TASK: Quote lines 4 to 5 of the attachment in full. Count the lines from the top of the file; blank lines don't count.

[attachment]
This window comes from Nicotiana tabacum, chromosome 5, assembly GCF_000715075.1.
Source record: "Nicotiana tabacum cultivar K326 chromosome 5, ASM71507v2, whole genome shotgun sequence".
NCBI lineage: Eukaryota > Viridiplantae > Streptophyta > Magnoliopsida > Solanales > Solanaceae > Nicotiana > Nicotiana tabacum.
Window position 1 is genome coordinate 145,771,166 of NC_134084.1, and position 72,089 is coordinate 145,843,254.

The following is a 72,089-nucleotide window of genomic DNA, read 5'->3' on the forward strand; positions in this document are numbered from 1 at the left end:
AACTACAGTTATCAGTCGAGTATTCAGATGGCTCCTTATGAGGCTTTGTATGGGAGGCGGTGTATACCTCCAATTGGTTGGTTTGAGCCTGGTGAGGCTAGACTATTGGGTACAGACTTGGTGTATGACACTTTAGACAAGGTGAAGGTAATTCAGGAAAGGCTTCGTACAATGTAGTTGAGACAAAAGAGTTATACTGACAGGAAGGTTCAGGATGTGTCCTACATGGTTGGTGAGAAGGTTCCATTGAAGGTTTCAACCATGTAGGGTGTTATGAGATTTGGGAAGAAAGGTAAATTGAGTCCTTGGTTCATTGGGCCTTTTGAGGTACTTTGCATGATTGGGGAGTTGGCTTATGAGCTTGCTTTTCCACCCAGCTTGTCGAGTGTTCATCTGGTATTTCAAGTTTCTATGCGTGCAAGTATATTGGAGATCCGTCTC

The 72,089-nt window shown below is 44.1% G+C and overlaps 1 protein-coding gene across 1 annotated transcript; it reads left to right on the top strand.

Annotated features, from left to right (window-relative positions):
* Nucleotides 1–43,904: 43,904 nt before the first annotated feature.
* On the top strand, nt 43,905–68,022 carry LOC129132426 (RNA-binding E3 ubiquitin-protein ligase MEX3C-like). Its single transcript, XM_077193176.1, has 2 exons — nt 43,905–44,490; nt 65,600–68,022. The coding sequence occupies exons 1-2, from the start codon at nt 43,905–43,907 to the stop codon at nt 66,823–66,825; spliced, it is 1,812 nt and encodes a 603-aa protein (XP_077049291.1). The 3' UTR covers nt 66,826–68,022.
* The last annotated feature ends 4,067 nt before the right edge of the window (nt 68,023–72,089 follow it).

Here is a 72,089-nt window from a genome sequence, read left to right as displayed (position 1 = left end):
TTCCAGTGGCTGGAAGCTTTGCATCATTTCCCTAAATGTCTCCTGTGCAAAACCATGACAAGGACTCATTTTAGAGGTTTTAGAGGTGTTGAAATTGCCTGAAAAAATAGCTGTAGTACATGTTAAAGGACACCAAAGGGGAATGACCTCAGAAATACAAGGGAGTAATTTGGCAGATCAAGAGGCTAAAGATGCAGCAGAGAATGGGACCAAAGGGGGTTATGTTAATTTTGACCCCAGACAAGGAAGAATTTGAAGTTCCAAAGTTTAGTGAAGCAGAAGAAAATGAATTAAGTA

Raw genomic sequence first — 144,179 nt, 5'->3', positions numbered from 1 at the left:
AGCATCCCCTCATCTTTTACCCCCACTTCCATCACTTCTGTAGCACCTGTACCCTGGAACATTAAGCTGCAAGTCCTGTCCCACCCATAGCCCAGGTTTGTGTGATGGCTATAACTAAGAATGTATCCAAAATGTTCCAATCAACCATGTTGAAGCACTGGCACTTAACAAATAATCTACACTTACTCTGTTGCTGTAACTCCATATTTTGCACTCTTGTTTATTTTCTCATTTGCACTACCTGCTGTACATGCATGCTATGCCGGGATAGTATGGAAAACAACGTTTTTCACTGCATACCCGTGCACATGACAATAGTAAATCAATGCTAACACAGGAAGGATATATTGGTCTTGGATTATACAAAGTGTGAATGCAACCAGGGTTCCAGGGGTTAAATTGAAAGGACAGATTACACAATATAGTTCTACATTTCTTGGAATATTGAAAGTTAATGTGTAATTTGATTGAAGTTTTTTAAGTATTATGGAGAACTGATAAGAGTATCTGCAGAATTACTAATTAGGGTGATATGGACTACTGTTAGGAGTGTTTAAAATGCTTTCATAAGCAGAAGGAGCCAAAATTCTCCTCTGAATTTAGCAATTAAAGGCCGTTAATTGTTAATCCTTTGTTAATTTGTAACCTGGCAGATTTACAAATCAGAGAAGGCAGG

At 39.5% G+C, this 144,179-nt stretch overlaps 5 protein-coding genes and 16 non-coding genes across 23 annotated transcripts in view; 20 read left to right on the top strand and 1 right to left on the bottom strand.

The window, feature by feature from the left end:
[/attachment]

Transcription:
Window position 1 is genome coordinate 145,771,166 of NC_134084.1, and position 72,089 is coordinate 145,843,254.

The following is a 72,089-nucleotide window of genomic DNA, read 5'->3' on the forward strand; positions in this document are numbered from 1 at the left end: